California Employees Entitled to Paid Sick Leave Beginning Today

By Megan Black and Travis Hockaday

Have you reviewed your paid time off (PTO) policy lately? If you have employees in California, now is the time to do so. Effective today, July 1, 2015, employers with California employees will be required to comply with that state’s new paid sick leave law, the Healthy Workplace, Healthy Family Act of 2014.   

key provisions of this new law include: 

Subject to certain narrow exceptions, all employees (including part-time, temporary, seasonal and exempt workers) who have worked in California for at least 30 days within a year are covered.

Covered employees are entitled to accrue paid sick leave at a rate of at least one hour for every 30 hours worked. All unused sick leave must be carried over from year to year, but the accrual may be capped at six days (48 hours). Employers who choose not to permit covered employees to accrue sick leave at the required rate must provide them with at least three days (24 hours) of paid sick leave “up front” each year.  

Use of Leave
Employees may use accrued paid sick days beginning on the 90th day of employment. Employers generally are prohibited from denying employees the right to use accrued paid sick leave. However, employers may limit the use of paid sick leave to three days (24 hours) in each year. Employers also may set reasonable minimum increments (of no more than two hours) for use of paid sick leave and may require employees to provide reasonable advance notice for foreseeable leave or, if not foreseeable, as soon as practicable. 

Paid sick leave can be used for the diagnosis, care or treatment of an existing health condition of, or preventive care for, an employee or employee’s family member (child, parent or parent of a spouse or domestic partner, spouse, registered domestic partner, grandparent, grandchild or sibling). Paid sick leave may also be used for additional specified purposes if the employee is a victim of domestic violence, sexual assault or stalking.  

Existing Policies
The law establishes a minimum entitlement to paid sick leave. Employers are permitted to provide sick leave through their own PTO plan or policy, as long as the policy satisfies the law’s leave and accrual requirements or otherwise provides employees with at least three days (24 hours) of paid sick leave per year. 

Notice to Employees
As of January 1, 2015, employers are required to post a notice of employees' rights under the law. Employers also must provide certain written notices to employees of the new paid sick leave law and the amount of leave available to them, including the information on pay stubs or a document issued the same day as a paycheck showing the available sick leave. 

No Retaliation
Employers are prohibited from retaliating against employees for using or attempting to use accrued sick leave, filing a complaint alleging a violation of the law, cooperating in an investigation or prosecution of an alleged violation of the law, or opposing a policy, practice or act prohibited by the law.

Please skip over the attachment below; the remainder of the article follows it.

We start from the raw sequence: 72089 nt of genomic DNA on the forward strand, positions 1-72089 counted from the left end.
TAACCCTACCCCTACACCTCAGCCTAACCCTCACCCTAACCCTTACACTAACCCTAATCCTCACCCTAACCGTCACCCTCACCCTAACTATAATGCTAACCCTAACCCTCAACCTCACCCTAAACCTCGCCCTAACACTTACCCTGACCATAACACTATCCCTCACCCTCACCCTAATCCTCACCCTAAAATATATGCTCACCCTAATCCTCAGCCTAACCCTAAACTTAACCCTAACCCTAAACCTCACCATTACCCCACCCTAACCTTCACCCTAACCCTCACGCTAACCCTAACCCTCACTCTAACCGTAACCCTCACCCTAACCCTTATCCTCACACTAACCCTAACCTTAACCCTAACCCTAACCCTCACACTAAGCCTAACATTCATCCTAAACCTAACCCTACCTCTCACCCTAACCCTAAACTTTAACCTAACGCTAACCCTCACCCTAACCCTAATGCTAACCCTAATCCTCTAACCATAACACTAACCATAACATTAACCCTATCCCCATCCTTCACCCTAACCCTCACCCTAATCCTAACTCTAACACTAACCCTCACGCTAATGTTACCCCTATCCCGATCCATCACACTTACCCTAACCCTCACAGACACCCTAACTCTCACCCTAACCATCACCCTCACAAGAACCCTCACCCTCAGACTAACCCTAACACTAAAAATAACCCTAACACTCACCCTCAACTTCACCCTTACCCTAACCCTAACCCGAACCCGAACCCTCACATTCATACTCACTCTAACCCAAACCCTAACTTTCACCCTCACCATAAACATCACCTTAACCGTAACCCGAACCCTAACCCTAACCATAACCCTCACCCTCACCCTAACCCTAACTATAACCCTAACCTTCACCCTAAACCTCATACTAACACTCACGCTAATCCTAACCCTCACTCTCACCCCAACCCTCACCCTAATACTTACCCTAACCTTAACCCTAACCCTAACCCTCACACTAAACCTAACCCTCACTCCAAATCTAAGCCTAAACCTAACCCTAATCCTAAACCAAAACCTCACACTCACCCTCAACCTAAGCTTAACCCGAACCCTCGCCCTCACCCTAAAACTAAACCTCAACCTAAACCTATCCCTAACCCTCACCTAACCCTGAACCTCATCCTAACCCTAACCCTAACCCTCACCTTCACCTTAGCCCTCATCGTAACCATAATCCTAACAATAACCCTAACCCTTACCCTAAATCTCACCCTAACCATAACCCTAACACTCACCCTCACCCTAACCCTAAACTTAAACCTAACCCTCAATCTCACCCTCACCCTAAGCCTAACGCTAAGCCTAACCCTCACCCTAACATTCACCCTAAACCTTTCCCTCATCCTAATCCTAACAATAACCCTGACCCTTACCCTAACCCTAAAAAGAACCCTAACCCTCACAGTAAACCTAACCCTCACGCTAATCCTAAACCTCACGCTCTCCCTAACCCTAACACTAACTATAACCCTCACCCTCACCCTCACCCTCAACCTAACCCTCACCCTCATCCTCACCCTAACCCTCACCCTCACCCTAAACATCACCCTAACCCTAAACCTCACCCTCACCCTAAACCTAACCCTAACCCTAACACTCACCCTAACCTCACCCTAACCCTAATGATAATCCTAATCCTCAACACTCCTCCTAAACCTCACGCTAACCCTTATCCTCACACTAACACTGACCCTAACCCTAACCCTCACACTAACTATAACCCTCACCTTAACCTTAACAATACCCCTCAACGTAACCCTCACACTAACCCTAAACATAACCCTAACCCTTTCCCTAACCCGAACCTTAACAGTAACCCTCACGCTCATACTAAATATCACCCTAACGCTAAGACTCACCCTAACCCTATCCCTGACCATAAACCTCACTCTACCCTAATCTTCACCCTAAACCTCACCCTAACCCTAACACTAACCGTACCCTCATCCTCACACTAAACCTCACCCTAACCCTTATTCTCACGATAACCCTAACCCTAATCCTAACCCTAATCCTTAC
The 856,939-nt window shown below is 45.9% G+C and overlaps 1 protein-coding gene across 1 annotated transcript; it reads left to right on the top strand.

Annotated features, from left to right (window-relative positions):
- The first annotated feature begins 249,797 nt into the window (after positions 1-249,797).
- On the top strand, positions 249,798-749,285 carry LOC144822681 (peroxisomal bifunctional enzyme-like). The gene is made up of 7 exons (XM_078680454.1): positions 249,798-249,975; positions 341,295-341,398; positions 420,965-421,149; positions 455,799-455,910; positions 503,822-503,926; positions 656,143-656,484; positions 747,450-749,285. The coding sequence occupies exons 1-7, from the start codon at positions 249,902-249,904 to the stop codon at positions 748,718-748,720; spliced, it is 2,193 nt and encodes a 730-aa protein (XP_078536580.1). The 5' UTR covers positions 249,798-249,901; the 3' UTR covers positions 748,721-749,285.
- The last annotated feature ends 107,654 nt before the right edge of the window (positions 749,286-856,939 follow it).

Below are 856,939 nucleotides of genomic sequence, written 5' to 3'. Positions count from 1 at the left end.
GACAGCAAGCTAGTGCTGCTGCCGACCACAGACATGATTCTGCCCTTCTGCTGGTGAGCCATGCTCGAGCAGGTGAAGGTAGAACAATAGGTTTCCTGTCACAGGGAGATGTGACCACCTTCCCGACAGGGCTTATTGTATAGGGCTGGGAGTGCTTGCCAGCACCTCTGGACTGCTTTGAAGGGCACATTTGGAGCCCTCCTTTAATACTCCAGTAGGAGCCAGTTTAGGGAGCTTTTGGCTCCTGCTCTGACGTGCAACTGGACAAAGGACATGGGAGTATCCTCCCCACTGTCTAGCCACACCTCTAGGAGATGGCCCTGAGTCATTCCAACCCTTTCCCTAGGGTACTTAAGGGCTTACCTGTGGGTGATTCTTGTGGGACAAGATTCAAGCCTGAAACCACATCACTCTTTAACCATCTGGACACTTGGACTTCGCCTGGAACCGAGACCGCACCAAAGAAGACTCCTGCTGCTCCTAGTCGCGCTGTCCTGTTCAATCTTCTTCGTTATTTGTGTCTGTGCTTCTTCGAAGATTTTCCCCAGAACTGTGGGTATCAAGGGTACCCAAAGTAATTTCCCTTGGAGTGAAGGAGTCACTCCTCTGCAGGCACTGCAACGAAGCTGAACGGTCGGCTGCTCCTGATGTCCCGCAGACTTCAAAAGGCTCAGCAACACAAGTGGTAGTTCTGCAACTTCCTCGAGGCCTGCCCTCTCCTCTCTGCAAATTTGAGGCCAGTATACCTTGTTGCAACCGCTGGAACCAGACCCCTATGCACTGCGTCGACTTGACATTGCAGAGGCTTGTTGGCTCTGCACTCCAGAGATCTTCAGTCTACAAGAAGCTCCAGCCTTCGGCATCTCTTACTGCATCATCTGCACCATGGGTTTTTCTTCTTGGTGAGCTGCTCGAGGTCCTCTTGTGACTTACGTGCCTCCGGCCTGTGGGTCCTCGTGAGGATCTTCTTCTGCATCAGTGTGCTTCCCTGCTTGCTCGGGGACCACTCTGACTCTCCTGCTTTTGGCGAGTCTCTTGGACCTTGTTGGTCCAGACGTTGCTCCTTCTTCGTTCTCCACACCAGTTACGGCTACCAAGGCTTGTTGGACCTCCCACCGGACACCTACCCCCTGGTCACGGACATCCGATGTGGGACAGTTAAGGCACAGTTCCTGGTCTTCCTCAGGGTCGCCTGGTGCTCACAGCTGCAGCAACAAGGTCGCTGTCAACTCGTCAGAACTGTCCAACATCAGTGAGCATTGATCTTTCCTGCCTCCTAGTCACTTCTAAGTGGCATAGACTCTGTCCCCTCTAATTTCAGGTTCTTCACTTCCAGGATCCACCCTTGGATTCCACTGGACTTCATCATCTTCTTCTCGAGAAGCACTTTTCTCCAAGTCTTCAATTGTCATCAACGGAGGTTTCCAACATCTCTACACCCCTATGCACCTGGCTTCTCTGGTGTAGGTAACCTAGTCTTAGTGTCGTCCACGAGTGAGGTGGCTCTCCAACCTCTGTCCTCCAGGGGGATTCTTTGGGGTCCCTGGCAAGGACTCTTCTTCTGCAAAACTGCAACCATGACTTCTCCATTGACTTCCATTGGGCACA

Employers must keep records of the hours worked and sick leave accrued for employees for a period of three years. Such records must be made available for inspection by the Labor Commissioner and the employee. 

In addition to California, Connecticut and Massachusetts (and a number of municipalities in these states and others) have enacted laws entitling employees to paid sick leave. Connecticut’s Paid Sick Leave Act, effective since 2012 (recently amended), requires certain larger employers in that state to permit specified “service workers” to accrue and use paid sick leave. Massachusetts’ Earned Sick Time Law becomes effective July 1, 2015, entitling employees in that state to earn and use sick leave in accordance with certain conditions. However, Massachusetts employers who have certain types of sick leave or PTO policies and who meet other specified requirements may take advantage of a “safe harbor” until January 1, 2016. Effective January 1, 2016, Oregon will become the fourth state to mandate paid sick leave benefits for employees. 

These new laws will affect a significant number of employers and employees across the country. Employers should familiarize themselves with the laws applicable to their organization and take steps to ensure compliance. This will include reviewing existing sick leave and PTO policies (or implementing new ones), adhering to recordkeeping requirements and confirming that all applicable notices have been provided to employees. 

More information regarding California’s Healthy Workplace, Healthy Family Act of 2014 may be found on the California Division of Labor Standards Enforcement’s website. Information regarding Connecticut’s Paid Sick Leave Act may be found on the Connecticut Department of Labor’s website. Information regarding Massachusetts’ Earned Sick Time Law may be found on the Massachusetts Attorney General’s website. 


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